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The 7 sins of socialism

“What has been will be again, what has been done will be done again; there is nothing new under the sun.” – Ecclesiastes 1:9

As homeschooling parents, my husband and I are students of history and try to pass on this interest to our daughters. Anyone with a passion for the past appreciates the cyclic nature of human governance and the repetition of historical behavior and events, hence the well-known adage by George Santayana: “Those who cannot learn from history are doomed to repeat it.” When you stop to think about it, those words are quite eerie – and prescient.

Eerier still is the quote misattributed to Alexander Fraser Tytler. While this Scottish historian probably never actually wrote it, the words are nonetheless sinister:

“A democracy is always temporary in nature; it simply cannot exist as a permanent form of government. A democracy will continue to exist up until the time that voters discover that they can vote themselves generous gifts from the public treasury. From that moment on, the majority always votes for the candidates who promise the most benefits from the public treasury, with the result that every democracy will finally collapse due to loose fiscal policy, which is always followed by a dictatorship. The average age of the world’s greatest civilizations from the beginning of history has been about 200 years. During those 200 years, these nations always progressed through the following sequence:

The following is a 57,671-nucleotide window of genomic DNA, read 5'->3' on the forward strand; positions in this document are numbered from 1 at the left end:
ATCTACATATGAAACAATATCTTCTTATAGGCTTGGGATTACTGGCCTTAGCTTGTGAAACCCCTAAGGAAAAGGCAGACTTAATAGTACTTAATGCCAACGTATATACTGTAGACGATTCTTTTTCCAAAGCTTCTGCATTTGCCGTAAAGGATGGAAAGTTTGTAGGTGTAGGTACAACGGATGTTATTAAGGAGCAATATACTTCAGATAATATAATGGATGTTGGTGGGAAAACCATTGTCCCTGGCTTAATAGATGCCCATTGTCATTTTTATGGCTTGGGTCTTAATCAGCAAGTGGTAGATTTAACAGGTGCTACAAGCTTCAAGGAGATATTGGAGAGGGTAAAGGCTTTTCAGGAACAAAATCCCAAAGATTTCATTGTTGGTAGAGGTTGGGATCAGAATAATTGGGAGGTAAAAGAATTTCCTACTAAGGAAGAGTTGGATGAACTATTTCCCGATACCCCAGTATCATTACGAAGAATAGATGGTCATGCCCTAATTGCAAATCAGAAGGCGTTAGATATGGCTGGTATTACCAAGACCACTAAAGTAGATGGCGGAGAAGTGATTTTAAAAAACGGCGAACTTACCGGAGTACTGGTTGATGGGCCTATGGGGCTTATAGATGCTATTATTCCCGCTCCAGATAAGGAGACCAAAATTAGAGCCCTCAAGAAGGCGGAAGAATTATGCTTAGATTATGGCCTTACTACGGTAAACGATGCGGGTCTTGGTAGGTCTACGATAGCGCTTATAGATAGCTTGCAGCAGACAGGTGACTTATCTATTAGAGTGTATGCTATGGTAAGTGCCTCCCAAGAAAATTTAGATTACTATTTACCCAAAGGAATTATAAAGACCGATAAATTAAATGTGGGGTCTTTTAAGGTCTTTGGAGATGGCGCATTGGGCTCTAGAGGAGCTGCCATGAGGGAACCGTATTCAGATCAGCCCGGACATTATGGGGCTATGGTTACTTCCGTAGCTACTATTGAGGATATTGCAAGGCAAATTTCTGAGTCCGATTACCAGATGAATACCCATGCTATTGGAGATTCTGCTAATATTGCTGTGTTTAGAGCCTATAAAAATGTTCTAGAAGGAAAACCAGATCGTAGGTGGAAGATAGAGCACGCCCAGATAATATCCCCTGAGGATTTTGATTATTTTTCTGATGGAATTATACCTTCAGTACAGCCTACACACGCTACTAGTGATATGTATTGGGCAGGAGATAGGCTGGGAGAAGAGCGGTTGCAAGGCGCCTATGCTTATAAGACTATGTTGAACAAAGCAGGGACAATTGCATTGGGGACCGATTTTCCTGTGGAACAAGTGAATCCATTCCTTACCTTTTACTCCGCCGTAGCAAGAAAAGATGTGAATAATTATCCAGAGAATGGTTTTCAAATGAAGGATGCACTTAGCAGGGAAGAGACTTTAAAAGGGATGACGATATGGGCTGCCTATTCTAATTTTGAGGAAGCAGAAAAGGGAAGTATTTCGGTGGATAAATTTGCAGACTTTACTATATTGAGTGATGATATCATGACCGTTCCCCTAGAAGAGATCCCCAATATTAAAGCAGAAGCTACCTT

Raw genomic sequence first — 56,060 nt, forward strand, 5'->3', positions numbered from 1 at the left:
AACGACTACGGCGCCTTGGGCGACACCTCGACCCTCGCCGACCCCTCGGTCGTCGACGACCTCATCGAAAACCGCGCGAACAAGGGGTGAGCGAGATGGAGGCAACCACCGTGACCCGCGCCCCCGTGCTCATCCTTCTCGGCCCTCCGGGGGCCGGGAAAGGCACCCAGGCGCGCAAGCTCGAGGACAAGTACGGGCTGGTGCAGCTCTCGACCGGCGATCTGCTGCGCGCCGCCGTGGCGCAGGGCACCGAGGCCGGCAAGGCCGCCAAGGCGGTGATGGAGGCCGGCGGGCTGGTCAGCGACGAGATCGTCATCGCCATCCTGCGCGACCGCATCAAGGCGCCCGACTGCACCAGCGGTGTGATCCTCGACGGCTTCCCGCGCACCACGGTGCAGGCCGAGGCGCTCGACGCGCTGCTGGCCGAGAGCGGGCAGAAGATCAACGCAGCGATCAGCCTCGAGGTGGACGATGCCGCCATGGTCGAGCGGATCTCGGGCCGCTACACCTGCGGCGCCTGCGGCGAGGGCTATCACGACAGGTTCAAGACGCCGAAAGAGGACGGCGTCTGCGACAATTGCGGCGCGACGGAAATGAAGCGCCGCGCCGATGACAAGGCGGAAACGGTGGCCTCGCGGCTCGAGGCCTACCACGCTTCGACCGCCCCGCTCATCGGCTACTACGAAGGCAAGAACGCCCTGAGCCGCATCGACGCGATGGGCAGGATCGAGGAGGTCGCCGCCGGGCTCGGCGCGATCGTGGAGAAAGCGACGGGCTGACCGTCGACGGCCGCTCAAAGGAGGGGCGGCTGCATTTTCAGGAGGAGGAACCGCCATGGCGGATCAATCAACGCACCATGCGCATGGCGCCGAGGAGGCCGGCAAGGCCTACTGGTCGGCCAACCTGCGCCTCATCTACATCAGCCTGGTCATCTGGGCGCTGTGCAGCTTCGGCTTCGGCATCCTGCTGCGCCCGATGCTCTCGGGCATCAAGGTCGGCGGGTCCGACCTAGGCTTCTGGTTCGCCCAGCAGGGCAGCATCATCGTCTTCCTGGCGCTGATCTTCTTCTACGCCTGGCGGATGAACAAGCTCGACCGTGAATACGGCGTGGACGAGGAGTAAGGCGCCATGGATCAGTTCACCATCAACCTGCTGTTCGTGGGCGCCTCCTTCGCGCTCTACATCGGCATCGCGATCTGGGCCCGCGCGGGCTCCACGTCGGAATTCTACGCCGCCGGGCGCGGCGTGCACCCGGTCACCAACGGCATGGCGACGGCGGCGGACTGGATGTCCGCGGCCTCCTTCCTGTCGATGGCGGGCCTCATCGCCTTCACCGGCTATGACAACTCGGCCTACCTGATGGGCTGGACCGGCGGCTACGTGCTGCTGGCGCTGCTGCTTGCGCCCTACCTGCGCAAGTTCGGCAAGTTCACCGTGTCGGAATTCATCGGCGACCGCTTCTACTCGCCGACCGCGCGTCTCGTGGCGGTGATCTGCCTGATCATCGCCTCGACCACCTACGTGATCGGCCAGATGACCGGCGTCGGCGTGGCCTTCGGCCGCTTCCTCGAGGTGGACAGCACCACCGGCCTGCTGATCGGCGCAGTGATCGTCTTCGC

So again, where are we in Tytler’s sequence? I believe we are transitioning from apathy to dependence (some argue we’re beyond the dependence mark). It’s worth noting that this sequence is not necessarily made up of equally-spaced divisions. The time it takes to go from apathy to dependency may be relatively long. But the time from dependency to bondage can be frighteningly short.

One last thing should scare all historians to pieces, and it concerns the historical rise and fall of democracies. First you have to create a democracy before you get 200 years of relative freedom. Countries like America are few and far between, and we’re tossing it away in favor of the fiasco of socialism.

The quote says nothing about the rise and fall of tyranny. And history has shown that tyranny can last a whole lot longer than 200 years.